tracks that run length of tape.
• Ninth track holds parity bit used                      Parity
  for routine error checking.

• Number of characters that can be
  recorded per inch is determined               •    •
  by density of tape (e.g., 1600 or             •
  6250 bpi).                      Characters   •
                                                 •   •
                                               •     •
 Understanding                                                8
 Operating Systems
        Storing Records on Magnetic Tapes

• Can store records individually or grouped into blocks.
     – If individually, each record is separated by a space to indicate its
       starting and ending places.
     – If blocks, then entire block is preceded by a space and followed by
       a space, but individual records are stored sequentially within block.

• Interrecord gap (IRG) is gap between records about 1/2
  inch long regardless of the sizes of the records it separates.

• Interblock gap (IBG) the gap between blocks of records;
  still 1/2 inch long.

Understanding                                                              9
Operating Systems
                    Pros & Cons of Blocking

• Fewer I/O operations are needed because a single READ
  command can move an entire block (physical record that
  includes several logical records) into main memory.
• Less tape is wasted because size of physical record
  exceeds size of gap.

• Overhead and software routines are needed for blocking,
  deblocking, and record keeping.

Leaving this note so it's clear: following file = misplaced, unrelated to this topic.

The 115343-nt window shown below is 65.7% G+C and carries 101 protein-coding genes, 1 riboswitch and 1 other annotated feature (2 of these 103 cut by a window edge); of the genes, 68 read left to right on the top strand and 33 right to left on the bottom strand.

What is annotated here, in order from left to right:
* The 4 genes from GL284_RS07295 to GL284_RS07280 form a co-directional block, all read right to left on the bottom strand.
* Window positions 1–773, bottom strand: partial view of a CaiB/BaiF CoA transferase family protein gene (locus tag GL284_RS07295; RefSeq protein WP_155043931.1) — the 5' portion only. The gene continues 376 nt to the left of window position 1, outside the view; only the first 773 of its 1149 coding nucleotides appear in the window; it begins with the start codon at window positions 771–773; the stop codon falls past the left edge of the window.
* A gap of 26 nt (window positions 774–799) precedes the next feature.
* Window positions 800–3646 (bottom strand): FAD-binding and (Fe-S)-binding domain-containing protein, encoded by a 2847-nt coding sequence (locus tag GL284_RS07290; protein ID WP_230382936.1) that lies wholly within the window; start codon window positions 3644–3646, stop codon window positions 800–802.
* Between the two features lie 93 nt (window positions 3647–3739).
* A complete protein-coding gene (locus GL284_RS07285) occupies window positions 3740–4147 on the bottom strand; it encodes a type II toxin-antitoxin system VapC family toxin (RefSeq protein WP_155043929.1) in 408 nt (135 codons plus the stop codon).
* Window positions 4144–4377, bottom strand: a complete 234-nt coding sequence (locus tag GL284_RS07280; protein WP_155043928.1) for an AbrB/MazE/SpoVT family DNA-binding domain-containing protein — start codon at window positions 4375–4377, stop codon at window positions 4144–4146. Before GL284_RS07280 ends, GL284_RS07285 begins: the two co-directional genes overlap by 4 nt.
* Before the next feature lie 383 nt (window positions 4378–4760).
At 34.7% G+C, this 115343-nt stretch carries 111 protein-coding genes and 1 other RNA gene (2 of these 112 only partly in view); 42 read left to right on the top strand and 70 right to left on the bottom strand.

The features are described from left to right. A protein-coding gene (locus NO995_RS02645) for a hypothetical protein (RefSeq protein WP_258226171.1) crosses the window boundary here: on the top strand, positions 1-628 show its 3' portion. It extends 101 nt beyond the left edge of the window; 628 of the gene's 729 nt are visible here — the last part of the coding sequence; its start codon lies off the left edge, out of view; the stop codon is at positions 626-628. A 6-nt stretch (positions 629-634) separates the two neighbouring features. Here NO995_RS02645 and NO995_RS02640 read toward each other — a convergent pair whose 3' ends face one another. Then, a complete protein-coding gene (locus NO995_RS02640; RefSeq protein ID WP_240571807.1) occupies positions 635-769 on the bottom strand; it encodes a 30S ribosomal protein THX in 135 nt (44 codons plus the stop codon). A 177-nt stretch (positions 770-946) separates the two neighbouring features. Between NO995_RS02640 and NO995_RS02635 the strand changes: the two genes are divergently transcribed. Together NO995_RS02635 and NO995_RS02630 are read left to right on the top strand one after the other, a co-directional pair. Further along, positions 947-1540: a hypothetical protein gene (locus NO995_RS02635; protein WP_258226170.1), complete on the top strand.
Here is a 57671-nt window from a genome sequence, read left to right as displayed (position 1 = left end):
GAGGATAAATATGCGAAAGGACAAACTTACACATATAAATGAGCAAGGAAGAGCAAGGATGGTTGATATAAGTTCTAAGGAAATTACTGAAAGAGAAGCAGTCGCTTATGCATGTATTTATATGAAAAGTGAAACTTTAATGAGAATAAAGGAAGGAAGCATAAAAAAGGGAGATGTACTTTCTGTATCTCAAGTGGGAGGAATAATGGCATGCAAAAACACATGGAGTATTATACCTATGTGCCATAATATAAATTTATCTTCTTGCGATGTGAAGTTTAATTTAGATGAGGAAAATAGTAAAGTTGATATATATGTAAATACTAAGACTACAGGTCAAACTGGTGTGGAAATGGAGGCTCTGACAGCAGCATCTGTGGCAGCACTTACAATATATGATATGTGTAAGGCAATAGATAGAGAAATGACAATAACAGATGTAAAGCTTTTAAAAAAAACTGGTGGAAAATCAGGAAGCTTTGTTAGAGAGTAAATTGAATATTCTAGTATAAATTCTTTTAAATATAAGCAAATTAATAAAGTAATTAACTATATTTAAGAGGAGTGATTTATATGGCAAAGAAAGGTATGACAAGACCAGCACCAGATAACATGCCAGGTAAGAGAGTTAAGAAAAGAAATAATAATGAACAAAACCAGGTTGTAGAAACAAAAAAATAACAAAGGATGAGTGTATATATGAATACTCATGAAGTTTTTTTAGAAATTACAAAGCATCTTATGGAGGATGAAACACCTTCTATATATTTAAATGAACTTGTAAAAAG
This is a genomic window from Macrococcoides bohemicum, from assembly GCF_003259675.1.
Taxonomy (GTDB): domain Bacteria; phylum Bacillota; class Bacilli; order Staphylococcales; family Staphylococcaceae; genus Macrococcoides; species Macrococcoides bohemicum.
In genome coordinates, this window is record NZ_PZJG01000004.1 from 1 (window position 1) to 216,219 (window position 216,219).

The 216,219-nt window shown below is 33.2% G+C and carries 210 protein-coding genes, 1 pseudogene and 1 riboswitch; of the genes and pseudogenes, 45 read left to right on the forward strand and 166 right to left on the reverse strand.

• Buffer space may be wasted if you need only one logical
  record but must read an entire block to get it.

Understanding                                               10
Operating Systems
                    Transfer Rates & Speeds

• Block size set to take advantage of transfer rate.

• Transfer rate -- density of the tape, multiplied by the tape
  transport speed (speed of the tape)
        transfer rate = density * transport speed

• If transport speed is 200 inches per second, at 1600 bpi, a
  total of 320,000 bytes can be transferred in one second,
     – Theoretically optimal size of a block is 320,000 bytes.
     – Buffer must be equivalent.

Understanding                                                    11
Operating Systems
 Magnetic Tape Access Times Vary Widely

Benchmarks           Access time
Maximum access       2.5 minutes
Average access       1.25 minutes
Sequential access    3 milliseconds

• Variability makes magnetic tape a poor medium for routine
  secondary storage except for files with very high
  sequential activity.

Understanding                                            12
Operating Systems
    Direct Access Storage Devices (Random
            Access Storage Devices)
• Direct access storage devices (DASDs)-- any devices that
  can directly read or write to a specific place on a disk.

• Two major categories:
• DASD with fixed read/write heads
• DASD with movable read/write heads.

• Although variance in DASD access times isn’t as wide as
  with magnetic tape, location of specific record still has a
  direct effect on amount of time required to access it.

Understanding                                                   13
Operating Systems
                    Fixed-Head Drums

                            • Magnetically recordable drums.

                            • Resembles a giant coffee can
                              covered with magnetic film and
                              formatted so the tracks run
                              around it.
                            • Data is recorded serially on
                              each track by the read/write
                              head positioned over it.
                            • Fixed-head drums were very
                              fast but also very expensive,